Only without kissing: Japanese sex culture before the 20th century

On one condition. Men should truly love each other, and not just satisfy their lust in this way. Yamamoto Tsunetomo, a former samurai and author of Hidden in the Leaves, which became the code of honor for Japanese warriors, wrote:

Samurai in love often exchanged vows of fidelity, including in writing. A document from 1542 has been preserved, in which Takeda Shingen (the future great warrior and commander) swore allegiance to his sixteen-year-old lover.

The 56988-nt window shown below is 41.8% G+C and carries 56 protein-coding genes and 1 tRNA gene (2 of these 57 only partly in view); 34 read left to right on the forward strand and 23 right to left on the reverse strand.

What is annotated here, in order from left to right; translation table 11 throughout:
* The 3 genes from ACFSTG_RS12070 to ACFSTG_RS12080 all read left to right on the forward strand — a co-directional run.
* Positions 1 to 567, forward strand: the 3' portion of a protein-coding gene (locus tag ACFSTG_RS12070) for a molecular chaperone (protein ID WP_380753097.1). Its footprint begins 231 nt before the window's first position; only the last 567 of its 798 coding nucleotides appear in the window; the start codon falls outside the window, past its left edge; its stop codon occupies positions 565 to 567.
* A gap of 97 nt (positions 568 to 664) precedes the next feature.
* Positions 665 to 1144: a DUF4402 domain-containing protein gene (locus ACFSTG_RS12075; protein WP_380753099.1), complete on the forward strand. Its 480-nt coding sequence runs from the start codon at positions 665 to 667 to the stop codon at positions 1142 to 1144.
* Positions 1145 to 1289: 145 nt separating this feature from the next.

This is how Japan is. Dual, unusual, unusual to the eye and understanding of a European, but still incredibly interesting and attractive. If you want to get better acquainted with the classics of Japanese erotic literature, believe me, it's worth reading at least once! - then remember the name - Ihara Saikaku. A Japanese writer who lived in the 17th century devoted many of his works to the intimate side of life. In particular, he wrote the short story “Five Women Surrendered to Love” and the erotic homosexual story “The Tale of Gengobei, Who Loved Much.”